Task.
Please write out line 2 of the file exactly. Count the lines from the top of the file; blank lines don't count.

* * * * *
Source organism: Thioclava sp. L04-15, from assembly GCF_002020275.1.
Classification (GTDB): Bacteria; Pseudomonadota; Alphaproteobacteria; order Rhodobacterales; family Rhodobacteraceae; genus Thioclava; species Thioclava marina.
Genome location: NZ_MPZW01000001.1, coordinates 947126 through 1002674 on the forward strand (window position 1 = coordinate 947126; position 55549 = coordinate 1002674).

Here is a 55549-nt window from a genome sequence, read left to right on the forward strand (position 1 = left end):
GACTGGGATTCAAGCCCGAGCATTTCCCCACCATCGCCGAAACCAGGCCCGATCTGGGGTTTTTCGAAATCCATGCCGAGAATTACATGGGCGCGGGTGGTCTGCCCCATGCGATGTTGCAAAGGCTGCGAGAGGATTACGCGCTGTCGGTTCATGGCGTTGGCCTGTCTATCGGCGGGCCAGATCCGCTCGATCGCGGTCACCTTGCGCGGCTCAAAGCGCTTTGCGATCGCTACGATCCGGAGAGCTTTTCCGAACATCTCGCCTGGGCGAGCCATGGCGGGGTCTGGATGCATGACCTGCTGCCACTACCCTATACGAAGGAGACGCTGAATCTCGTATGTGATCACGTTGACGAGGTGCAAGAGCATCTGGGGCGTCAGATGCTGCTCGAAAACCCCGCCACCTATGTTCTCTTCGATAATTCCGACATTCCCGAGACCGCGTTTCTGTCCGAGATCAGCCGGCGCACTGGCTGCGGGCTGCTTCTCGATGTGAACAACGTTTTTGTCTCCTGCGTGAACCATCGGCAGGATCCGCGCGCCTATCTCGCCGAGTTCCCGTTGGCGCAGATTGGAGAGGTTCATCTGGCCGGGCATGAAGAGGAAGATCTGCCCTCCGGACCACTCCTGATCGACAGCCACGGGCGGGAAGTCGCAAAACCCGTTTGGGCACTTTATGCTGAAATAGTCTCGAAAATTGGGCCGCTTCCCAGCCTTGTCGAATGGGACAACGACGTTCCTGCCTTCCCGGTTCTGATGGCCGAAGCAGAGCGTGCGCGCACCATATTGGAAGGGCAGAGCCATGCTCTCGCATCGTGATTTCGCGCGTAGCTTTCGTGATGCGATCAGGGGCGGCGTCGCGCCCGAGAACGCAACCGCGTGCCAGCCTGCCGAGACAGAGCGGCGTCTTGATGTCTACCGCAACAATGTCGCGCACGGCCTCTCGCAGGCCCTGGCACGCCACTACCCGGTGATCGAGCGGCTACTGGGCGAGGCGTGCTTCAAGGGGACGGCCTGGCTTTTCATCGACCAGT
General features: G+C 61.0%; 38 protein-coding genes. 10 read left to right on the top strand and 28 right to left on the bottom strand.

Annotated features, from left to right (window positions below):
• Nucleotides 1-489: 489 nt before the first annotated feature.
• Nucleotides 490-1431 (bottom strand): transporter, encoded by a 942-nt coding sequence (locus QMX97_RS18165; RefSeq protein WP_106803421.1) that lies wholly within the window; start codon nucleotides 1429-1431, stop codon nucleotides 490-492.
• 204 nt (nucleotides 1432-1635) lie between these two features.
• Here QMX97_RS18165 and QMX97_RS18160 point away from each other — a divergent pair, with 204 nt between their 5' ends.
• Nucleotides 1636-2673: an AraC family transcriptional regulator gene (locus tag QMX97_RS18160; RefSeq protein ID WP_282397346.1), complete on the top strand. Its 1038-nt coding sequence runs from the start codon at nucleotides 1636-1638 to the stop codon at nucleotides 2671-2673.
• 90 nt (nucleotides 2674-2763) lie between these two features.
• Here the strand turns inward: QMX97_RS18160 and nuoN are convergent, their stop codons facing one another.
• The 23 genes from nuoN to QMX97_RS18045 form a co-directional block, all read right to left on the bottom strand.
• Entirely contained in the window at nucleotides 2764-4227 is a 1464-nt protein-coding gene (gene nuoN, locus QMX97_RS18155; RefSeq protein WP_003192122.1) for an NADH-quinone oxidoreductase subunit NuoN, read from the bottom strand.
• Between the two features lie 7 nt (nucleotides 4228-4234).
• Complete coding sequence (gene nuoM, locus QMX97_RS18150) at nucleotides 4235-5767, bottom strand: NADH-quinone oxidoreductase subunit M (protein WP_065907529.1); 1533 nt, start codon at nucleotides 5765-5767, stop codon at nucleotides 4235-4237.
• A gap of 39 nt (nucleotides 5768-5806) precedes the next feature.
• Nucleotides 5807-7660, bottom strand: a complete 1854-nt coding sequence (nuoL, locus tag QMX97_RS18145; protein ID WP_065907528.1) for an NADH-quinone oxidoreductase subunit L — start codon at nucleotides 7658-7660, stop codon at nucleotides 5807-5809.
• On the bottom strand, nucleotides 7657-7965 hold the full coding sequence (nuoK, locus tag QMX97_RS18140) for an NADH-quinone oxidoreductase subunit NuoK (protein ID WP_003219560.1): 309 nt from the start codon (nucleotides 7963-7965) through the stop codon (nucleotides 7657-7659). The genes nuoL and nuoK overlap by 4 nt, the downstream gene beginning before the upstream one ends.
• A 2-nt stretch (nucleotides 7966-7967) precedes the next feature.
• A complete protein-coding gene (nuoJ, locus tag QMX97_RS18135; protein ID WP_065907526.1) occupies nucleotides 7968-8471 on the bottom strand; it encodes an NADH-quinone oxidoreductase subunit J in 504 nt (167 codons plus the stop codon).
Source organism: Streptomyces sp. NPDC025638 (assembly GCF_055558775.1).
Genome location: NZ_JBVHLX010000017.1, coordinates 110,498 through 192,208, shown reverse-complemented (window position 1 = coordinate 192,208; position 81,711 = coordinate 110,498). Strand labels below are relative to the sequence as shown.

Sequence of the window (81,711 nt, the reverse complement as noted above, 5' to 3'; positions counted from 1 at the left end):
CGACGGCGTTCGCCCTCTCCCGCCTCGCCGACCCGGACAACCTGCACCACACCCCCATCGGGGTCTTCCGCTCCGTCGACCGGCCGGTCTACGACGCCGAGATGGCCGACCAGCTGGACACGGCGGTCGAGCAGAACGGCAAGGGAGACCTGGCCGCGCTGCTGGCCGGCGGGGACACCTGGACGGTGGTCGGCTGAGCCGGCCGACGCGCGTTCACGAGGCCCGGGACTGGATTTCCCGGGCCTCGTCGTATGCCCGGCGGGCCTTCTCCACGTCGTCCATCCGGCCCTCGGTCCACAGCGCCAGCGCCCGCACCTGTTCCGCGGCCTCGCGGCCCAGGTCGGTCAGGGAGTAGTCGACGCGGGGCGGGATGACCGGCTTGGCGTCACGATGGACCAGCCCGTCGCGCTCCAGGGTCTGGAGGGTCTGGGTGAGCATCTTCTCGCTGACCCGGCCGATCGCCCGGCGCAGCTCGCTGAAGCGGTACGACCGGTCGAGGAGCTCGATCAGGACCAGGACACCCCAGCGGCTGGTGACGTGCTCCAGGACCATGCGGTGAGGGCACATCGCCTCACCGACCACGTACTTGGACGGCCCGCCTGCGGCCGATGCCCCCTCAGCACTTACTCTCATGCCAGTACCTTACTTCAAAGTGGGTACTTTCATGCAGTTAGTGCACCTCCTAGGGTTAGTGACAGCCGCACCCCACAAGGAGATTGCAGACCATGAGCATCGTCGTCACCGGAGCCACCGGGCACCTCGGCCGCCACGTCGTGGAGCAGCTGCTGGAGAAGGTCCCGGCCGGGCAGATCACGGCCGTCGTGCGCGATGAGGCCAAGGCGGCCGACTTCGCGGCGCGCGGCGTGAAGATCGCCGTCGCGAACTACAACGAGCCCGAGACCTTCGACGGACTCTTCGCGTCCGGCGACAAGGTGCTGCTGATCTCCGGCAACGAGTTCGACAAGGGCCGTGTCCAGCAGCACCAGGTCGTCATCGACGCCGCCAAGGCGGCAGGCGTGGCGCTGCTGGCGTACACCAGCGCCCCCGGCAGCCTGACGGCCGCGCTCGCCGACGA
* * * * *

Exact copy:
Classification (GTDB): Bacteria; Pseudomonadota; Alphaproteobacteria; order Rhodobacterales; family Rhodobacteraceae; genus Thioclava; species Thioclava marina.